3.4 billion hours.
That's the amount of energy that has leaked out Puerto Rico's mangled power grid ever since Hurricane Maria devastated the island last September.
The Category 4 storm, with 150-mph winds and 36 inches of rainfall that toppled 80% of the island's power lines and flooded its generators, has left the island in the longest and largest blackout in U.S. history.
It is also the second-longest blackout in world history.
The only event to have a bigger impact is Typhoon Haiyan, which pummeled the Philippines in 2013, where more than 6.1 billion hours of power was lost.
As of March 20, six months after the hurricane shredded the island, 7% of utility customers still couldn't turn on the lights, refrigerate food, or run water pumps.
The U.S. Army Corps of Engineers estimates that Puerto Rico would need 50,000 utility poles and 6,500 miles of cable to restore its power system.
But it's starting to look like the island's power problems are far from over…
Puerto Rico Goes Dark
More than 200 days since the Hurricane Maria, an island-wide power outage rocked the island last week.
According to reports, the outage was caused by a bulldozer hitting a power line while trying to remove a collapsed transmission tower. The company responsible was D. Grimm, a subcontractor for Cobra Energy, which received a $200 million contract to repair Puerto Rico's devastated power grid.
The blackout came less than a week after a major outage that affected more than 800,000 Puerto Rican residents.
And another one in February that plunged much of San Juan and the northern part of the island into darkness.
And a blackout in November that hit the capital just hours after officials had celebrated restoring 50% of the island's power.
What's worse, the island remains incredibly vulnerable to future outages.
Exposed: Energy insider reveals the most important financial event of the decade – possibly even the century. Click here to learn about four potentially lucrative profit plays.
Even before Maria, the island was struggling with an aging electrical grid – a system that is 28 years older than the industry average in the rest of the United States.
"It'll happen again," Judith Enck, a former U.S. Environmental Protection Agency regional administrator responsible for Puerto Rico said. "And likely at that scale."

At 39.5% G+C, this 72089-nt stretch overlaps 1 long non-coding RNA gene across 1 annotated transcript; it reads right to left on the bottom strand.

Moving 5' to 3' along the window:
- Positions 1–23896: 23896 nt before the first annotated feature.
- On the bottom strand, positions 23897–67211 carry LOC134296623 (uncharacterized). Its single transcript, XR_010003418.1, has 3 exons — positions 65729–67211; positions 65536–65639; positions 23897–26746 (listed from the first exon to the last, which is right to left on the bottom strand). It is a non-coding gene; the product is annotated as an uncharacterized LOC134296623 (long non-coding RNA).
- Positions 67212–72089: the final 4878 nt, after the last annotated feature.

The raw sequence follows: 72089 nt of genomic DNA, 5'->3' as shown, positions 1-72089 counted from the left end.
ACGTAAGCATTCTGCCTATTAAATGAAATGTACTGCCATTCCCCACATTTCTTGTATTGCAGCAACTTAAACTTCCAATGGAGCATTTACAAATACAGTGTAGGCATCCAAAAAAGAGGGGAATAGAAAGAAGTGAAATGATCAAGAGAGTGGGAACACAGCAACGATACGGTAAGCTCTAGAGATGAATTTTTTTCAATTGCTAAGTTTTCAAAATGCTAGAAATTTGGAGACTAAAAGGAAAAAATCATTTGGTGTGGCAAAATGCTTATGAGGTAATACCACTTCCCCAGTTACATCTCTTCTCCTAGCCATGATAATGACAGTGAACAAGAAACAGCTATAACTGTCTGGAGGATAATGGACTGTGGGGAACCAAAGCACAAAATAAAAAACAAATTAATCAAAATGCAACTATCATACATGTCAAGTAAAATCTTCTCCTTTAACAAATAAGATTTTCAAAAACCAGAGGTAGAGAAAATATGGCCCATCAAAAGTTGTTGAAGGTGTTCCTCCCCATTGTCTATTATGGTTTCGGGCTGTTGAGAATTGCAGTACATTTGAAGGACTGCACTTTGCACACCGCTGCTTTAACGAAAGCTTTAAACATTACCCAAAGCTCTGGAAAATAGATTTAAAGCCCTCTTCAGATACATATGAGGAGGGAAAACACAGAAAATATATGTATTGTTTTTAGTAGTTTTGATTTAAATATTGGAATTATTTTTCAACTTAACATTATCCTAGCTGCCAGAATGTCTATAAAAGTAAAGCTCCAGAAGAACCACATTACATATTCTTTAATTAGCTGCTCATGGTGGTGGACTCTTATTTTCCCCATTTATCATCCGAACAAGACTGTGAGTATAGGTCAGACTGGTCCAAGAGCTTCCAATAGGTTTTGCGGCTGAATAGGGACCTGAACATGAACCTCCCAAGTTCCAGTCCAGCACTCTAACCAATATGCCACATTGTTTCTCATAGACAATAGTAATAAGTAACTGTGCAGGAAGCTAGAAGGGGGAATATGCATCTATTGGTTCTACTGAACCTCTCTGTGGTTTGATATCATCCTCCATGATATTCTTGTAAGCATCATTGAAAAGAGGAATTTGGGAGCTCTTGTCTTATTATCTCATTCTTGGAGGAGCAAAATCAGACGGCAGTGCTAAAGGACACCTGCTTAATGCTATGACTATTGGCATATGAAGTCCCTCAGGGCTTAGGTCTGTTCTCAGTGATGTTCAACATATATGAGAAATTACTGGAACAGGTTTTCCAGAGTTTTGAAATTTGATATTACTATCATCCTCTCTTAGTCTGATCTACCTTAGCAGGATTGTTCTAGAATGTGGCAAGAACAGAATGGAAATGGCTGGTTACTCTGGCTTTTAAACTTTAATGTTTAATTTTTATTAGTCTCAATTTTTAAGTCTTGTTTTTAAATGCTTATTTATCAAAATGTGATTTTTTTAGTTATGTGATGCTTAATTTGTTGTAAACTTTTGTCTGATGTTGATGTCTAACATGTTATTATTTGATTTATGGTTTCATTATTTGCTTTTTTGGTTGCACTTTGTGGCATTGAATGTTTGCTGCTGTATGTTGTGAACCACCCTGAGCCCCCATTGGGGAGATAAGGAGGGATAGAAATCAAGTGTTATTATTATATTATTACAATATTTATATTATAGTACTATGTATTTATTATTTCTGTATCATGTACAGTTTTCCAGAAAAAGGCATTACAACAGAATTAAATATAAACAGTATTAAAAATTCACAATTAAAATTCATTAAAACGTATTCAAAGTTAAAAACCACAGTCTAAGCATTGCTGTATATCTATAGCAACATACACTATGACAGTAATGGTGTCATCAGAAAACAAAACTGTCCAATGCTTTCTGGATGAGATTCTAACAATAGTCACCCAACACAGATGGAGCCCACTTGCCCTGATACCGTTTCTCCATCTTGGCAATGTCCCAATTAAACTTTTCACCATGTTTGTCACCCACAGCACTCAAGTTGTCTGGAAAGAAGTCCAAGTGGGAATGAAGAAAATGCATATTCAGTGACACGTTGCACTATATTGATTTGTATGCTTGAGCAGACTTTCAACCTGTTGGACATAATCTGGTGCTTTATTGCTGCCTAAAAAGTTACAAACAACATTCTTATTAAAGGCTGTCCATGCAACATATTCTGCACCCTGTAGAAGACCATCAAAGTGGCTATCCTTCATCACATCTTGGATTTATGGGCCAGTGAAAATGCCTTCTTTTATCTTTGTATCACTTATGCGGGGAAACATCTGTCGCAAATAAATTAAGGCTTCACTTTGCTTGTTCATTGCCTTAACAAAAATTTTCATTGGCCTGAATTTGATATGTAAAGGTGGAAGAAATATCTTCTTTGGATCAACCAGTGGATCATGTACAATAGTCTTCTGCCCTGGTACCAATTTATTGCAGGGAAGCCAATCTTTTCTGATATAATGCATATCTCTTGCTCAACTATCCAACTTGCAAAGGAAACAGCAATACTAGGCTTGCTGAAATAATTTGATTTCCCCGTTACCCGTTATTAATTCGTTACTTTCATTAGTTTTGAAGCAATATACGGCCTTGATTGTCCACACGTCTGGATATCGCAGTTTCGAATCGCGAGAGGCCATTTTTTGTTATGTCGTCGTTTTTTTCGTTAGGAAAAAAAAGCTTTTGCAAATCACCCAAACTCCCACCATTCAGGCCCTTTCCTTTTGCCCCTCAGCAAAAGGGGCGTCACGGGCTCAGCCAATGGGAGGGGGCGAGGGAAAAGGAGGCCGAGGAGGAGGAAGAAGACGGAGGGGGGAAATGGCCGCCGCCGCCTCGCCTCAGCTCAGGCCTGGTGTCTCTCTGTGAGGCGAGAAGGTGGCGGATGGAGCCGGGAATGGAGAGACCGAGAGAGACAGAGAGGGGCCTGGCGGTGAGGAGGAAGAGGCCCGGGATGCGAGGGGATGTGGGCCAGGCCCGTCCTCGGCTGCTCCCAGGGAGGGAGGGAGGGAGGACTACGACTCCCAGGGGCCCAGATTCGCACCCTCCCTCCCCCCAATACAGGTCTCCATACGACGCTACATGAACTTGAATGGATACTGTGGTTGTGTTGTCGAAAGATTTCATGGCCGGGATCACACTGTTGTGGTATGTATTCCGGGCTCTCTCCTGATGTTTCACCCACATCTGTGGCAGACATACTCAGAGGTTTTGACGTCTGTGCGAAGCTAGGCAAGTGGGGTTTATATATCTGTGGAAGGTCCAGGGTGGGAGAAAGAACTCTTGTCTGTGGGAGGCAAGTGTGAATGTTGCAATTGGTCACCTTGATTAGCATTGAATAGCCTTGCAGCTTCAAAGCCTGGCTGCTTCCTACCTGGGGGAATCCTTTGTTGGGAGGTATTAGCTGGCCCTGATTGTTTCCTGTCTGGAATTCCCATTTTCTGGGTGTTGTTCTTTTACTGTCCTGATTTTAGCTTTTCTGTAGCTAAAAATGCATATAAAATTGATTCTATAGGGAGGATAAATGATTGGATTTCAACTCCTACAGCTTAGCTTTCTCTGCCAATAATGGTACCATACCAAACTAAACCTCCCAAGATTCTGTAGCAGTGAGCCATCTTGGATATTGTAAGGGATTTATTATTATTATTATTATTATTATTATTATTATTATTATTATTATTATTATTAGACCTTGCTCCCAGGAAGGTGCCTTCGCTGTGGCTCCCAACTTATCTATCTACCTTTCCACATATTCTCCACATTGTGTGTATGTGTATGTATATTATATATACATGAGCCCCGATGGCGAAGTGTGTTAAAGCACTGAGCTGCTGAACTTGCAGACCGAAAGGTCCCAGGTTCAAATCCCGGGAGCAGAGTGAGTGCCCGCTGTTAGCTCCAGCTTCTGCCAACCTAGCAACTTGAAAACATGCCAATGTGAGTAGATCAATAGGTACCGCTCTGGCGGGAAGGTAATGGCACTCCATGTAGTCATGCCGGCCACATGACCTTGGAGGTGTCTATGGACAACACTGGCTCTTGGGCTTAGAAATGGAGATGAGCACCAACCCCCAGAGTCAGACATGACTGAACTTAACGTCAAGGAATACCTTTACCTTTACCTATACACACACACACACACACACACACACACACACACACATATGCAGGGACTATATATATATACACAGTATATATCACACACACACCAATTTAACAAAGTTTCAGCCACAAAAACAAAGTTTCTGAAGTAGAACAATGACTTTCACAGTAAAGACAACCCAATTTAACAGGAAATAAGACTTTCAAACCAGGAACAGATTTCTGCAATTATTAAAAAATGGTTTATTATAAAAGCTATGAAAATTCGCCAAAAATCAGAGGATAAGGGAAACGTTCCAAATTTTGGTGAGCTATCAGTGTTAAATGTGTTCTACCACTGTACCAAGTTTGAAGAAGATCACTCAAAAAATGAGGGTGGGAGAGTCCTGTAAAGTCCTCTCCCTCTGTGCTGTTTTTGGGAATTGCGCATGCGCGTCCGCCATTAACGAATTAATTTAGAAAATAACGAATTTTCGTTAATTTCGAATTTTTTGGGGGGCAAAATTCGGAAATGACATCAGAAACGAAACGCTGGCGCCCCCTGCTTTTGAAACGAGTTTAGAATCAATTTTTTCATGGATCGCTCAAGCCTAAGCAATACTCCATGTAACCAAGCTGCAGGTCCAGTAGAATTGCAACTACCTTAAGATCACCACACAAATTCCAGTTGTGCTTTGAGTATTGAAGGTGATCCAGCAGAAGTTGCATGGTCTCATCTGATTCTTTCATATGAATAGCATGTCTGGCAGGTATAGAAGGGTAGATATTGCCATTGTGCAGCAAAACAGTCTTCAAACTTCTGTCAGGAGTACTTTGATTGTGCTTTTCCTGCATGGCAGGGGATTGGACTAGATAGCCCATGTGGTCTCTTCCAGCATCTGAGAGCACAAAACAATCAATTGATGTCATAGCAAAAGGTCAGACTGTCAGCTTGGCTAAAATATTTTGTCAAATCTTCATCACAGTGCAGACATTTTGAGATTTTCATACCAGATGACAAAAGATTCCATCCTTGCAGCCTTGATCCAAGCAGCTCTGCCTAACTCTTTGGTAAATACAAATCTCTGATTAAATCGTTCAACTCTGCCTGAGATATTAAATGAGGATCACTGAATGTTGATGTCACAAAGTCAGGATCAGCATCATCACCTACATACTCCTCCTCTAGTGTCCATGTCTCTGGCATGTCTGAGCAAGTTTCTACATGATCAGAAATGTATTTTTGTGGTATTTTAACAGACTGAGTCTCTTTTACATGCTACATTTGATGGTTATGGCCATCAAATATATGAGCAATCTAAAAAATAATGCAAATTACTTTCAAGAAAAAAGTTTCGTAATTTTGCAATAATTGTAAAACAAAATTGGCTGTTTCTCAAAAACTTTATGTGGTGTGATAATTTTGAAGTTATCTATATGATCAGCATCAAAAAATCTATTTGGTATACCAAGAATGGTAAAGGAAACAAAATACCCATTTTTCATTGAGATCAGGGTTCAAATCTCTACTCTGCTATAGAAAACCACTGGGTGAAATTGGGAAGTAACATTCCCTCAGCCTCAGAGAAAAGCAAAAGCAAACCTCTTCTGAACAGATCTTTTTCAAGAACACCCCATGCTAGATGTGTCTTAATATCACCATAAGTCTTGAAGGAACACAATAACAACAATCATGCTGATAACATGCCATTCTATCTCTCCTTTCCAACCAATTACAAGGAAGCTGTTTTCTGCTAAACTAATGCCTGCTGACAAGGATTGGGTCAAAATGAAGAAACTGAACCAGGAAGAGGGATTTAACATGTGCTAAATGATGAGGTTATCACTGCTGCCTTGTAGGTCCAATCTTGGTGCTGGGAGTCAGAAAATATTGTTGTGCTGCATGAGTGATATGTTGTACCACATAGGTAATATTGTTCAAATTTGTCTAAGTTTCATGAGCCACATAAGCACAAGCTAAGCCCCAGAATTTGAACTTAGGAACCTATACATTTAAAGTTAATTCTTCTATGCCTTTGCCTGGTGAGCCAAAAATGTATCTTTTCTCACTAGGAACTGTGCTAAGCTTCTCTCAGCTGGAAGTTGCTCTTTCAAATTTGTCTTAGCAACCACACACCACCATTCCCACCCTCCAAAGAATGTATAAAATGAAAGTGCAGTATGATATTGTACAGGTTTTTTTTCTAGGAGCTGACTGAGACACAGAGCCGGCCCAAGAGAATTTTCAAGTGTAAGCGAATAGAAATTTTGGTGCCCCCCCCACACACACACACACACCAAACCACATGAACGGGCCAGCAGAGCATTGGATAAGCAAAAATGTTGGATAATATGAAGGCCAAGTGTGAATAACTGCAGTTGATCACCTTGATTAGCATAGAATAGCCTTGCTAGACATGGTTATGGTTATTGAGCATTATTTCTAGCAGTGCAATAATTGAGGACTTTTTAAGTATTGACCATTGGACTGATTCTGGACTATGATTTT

For Puerto Rico's 3.3 million residents, the reconstruction of the power grid – bottlenecked by bureaucracy, outdated laws, and potentially corruption – has been unbearably slow.
The U.S. Department of Energy had been issuing weekly reports on grid reconstruction progress, but did not issue a report this week and did not respond to requests for comment.
However, Bruce Walker, an assistant secretary at the DOE, told Congress recently that the repair bill for Puerto Rico's grid could top $17.6 billion.
The blackout is already the worst in U.S. history, beating out Hurricane Georges in 1998 and Hurricane Sandy in 2012.
But with the 2018 Atlantic hurricane season rapidly approaching (June 1), many are worried if the "new" grid – once completed – will be able to hold up.
On Wednesday, the Army Corps of Engineers testified that the rickety grids have only been marginally improved since Maria hit.
"It is not the resilient grid that we all recognize is needed, but it's in better condition," Ray Alexander, an Army Corps director who led the grid reconstruction, told Congress.
Fact is, Puerto Rico's power grid battle began long before the devastating hurricane hit.
Puerto Rico's state-owned power company, the Puerto Rico Electric Power Authority (PREPA) has been in crisis for years, and its decaying electricity grid – with a fragile transmission scheme, little basic maintenance, extraordinary pollution, and out-of-date infrastructure – made the threat of blackouts common for millions of Puerto Ricans.
Furthermore, it speaks to the fragility of the overall U.S. grid as a whole.
America's Failing Power System
Right now, our electric grid is a brittle, interlinked system pieced together bit by bit over the past 125 years. In March alone, the U.S. experienced millions of power outages in the wake of four devastating Nor'easters, making it clear that the current grid is not only fragile and prone to failure, but also capable of completely disrupting our daily lives on a grand scale.
Made up of more than 3,200 utilities over 2.7 million miles of power lines, these power companies sell $400 billion worth of electricity each year. Regulators set the rates; utilities get guaranteed returns; investors get "sure-thing" dividends.
It's a spinning wheel that hasn't been updated much since Thomas Edison invented the lightbulb.
And as I've explained in Oil & Energy Investor in the past, that aging system is leading us one year closer to an energy crisis.
But a new breakthrough in energy grid technology is working to change all of that – and fast.
About the Author
Dr. Kent Moors is an internationally recognized expert in oil and natural gas policy, risk assessment, and emerging market economic development. He serves as an advisor to many U.S. governors and foreign governments. Kent details his latest global travels in his free Oil & Energy Investor e-letter. He makes specific investment recommendations in his newsletter, the Energy Advantage. For more active investors, he issues shorter-term trades in his Energy Inner Circle.